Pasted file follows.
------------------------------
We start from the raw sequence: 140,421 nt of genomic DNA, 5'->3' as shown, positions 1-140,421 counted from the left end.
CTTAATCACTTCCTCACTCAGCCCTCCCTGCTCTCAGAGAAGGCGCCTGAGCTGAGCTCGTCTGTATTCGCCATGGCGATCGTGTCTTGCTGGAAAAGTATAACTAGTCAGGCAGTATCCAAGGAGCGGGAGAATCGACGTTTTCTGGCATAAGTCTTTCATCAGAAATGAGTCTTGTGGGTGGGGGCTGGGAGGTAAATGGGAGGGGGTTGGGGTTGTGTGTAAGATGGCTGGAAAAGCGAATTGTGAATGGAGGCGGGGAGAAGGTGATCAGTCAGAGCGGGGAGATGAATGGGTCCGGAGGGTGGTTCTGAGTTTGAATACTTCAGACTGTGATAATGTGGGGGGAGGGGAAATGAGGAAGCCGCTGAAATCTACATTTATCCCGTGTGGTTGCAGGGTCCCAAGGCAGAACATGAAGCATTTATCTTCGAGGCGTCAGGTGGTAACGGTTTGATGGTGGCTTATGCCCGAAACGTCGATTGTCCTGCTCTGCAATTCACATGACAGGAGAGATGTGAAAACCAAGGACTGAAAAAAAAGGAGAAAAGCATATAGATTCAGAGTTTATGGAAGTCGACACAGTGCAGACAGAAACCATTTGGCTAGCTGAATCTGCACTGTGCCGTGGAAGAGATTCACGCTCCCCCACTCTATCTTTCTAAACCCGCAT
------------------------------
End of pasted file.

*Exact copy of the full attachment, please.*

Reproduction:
We start from the raw sequence: 140,421 nt of genomic DNA, 5'->3' as shown, positions 1-140,421 counted from the left end.
CTTAATCACTTCCTCACTCAGCCCTCCCTGCTCTCAGAGAAGGCGCCTGAGCTGAGCTCGTCTGTATTCGCCATGGCGATCGTGTCTTGCTGGAAAAGTATAACTAGTCAGGCAGTATCCAAGGAGCGGGAGAATCGACGTTTTCTGGCATAAGTCTTTCATCAGAAATGAGTCTTGTGGGTGGGGGCTGGGAGGTAAATGGGAGGGGGTTGGGGTTGTGTGTAAGATGGCTGGAAAAGCGAATTGTGAATGGAGGCGGGGAGAAGGTGATCAGTCAGAGCGGGGAGATGAATGGGTCCGGAGGGTGGTTCTGAGTTTGAATACTTCAGACTGTGATAATGTGGGGGGAGGGGAAATGAGGAAGCCGCTGAAATCTACATTTATCCCGTGTGGTTGCAGGGTCCCAAGGCAGAACATGAAGCATTTATCTTCGAGGCGTCAGGTGGTAACGGTTTGATGGTGGCTTATGCCCGAAACGTCGATTGTCCTGCTCTGCAATTCACATGACAGGAGAGATGTGAAAACCAAGGACTGAAAAAAAAGGAGAAAAGCATATAGATTCAGAGTTTATGGAAGTCGACACAGTGCAGACAGAAACCATTTGGCTAGCTGAATCTGCACTGTGCCGTGGAAGAGATTCACGCTCCCCCACTCTATCTTTCTAAACCCGCAT